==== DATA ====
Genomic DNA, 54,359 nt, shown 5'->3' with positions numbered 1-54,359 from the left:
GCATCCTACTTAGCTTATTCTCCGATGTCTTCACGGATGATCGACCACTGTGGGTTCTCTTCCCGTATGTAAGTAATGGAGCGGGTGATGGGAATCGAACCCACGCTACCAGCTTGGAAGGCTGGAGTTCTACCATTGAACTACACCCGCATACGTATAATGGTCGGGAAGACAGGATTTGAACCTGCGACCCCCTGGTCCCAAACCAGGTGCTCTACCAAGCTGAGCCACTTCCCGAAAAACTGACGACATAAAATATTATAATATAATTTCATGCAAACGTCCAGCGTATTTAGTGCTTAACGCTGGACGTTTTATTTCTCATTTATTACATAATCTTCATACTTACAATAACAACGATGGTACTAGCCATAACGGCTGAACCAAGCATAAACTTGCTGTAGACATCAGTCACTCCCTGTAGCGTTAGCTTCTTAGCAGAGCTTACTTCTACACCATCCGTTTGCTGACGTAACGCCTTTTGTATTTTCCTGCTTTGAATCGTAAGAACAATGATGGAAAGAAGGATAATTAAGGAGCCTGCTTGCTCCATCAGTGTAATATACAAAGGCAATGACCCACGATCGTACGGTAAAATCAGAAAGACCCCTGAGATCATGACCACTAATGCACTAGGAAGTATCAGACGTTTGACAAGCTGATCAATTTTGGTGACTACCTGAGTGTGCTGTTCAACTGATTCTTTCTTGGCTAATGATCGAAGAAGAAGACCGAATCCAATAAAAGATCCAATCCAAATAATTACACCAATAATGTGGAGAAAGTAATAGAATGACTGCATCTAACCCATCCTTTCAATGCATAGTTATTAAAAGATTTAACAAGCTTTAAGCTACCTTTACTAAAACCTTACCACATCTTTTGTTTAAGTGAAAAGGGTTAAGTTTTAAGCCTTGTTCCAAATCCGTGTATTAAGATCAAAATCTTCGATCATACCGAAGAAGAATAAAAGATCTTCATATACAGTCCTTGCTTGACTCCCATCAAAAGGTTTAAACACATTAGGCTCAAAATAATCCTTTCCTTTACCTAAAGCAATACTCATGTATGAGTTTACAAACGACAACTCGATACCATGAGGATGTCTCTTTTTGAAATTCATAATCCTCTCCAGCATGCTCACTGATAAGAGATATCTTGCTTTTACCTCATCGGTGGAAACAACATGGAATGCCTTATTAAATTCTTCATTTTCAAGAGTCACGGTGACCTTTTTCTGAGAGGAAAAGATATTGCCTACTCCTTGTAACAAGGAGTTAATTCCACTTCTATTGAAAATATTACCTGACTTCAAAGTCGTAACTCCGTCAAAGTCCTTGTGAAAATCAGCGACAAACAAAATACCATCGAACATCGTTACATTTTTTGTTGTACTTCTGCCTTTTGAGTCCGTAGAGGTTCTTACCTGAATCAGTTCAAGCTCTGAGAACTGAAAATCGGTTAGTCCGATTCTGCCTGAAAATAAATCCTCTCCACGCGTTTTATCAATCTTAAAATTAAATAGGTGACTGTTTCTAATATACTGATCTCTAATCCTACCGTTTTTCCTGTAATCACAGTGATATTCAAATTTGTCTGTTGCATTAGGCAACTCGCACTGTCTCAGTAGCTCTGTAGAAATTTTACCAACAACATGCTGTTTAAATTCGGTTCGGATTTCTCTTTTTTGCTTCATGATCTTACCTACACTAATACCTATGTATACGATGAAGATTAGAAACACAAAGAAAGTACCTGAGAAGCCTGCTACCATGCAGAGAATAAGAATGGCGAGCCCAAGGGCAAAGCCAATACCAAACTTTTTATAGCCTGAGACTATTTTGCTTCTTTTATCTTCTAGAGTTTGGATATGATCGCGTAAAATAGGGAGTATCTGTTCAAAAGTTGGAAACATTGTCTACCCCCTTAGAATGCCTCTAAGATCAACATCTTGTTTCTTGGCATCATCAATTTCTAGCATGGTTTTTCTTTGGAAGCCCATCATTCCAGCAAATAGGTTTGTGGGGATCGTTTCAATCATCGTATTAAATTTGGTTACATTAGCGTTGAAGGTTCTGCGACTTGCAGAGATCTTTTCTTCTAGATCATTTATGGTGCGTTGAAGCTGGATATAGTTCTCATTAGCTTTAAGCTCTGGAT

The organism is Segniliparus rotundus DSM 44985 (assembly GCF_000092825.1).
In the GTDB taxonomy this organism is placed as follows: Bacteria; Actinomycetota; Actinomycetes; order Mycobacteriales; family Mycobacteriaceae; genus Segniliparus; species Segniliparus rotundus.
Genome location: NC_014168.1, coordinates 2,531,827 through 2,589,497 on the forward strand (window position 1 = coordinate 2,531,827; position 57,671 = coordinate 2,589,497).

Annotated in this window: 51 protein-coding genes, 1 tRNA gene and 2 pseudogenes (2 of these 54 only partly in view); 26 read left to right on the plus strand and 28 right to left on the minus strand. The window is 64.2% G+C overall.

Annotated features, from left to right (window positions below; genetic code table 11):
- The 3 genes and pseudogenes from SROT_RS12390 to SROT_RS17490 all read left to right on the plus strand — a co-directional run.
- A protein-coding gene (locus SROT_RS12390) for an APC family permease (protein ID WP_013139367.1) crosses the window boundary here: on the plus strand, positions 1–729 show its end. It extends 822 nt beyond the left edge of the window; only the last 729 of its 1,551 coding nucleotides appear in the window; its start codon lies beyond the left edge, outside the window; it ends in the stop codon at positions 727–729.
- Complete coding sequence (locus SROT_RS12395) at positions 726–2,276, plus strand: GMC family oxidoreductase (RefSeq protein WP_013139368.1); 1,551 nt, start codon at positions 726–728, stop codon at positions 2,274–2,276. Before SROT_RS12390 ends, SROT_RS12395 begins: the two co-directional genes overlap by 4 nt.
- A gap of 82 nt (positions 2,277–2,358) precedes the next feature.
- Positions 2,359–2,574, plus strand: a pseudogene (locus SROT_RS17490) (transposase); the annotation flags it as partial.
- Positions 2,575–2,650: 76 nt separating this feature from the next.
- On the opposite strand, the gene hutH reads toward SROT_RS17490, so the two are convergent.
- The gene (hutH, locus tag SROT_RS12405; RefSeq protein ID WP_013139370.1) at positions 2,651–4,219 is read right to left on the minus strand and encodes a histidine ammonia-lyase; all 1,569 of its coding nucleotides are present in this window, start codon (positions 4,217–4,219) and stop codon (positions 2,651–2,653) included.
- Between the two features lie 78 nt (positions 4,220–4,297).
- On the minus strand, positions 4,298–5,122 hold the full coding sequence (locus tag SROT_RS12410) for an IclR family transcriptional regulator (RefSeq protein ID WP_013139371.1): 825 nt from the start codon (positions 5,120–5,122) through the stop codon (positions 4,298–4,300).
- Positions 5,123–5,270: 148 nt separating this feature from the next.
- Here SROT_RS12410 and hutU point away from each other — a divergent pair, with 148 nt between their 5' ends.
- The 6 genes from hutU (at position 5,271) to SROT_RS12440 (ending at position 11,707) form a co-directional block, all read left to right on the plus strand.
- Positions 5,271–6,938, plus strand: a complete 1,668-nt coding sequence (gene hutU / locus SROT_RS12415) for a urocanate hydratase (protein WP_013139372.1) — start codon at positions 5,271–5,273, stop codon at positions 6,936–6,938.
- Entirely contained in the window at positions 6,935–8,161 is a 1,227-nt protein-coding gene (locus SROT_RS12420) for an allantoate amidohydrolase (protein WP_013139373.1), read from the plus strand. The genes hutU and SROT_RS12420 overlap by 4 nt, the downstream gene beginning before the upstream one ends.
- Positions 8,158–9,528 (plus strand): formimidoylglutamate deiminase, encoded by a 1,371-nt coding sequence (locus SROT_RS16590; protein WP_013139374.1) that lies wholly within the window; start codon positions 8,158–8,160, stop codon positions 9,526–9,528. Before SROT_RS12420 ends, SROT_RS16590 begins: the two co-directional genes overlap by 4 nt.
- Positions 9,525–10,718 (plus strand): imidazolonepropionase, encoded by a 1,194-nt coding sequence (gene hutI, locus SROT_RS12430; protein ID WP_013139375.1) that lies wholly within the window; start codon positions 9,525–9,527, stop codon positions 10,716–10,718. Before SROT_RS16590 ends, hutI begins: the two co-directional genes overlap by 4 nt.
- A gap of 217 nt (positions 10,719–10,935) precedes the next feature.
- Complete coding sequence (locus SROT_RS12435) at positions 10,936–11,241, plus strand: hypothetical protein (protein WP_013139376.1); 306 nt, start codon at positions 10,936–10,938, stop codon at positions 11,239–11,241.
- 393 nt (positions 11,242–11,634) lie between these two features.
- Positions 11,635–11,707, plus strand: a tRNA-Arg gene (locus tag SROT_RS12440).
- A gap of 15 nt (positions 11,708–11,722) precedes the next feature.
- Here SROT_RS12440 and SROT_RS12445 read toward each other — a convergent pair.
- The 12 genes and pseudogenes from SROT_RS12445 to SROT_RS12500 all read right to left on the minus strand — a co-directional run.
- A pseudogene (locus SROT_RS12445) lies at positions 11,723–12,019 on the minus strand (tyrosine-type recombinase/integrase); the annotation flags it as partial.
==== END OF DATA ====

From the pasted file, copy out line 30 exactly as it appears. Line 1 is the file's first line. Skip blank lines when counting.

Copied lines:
- Here SROT_RS12440 and SROT_RS12445 read toward each other — a convergent pair.